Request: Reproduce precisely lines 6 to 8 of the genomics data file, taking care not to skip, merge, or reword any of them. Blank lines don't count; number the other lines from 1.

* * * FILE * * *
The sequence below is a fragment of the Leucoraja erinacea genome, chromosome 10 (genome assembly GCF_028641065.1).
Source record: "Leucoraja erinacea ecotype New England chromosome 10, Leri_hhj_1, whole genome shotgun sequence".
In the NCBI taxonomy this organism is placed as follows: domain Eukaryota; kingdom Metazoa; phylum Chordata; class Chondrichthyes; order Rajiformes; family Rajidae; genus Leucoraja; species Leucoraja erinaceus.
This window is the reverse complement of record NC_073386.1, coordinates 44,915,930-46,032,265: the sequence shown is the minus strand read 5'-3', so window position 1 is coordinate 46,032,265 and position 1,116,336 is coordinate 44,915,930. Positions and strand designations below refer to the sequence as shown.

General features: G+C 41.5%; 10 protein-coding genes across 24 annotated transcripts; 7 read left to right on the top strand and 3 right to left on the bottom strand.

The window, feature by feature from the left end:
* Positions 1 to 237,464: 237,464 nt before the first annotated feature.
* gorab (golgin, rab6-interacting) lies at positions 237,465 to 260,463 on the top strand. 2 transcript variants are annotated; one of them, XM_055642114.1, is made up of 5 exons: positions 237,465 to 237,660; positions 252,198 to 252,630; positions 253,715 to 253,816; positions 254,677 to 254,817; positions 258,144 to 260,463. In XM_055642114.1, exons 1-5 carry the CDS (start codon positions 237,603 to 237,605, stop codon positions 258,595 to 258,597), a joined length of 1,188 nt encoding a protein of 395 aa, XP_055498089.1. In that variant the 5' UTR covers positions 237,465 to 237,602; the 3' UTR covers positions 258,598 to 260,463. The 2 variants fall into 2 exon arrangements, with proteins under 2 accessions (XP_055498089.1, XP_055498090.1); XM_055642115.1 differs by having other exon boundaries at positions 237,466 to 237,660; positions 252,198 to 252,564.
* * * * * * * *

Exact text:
The window, feature by feature from the left end:
* Positions 1 to 237,464: 237,464 nt before the first annotated feature.
* gorab (golgin, rab6-interacting) lies at positions 237,465 to 260,463 on the top strand. 2 transcript variants are annotated; one of them, XM_055642114.1, is made up of 5 exons: positions 237,465 to 237,660; positions 252,198 to 252,630; positions 253,715 to 253,816; positions 254,677 to 254,817; positions 258,144 to 260,463. In XM_055642114.1, exons 1-5 carry the CDS (start codon positions 237,603 to 237,605, stop codon positions 258,595 to 258,597), a joined length of 1,188 nt encoding a protein of 395 aa, XP_055498089.1. In that variant the 5' UTR covers positions 237,465 to 237,602; the 3' UTR covers positions 258,598 to 260,463. The 2 variants fall into 2 exon arrangements, with proteins under 2 accessions (XP_055498089.1, XP_055498090.1); XM_055642115.1 differs by having other exon boundaries at positions 237,466 to 237,660; positions 252,198 to 252,564.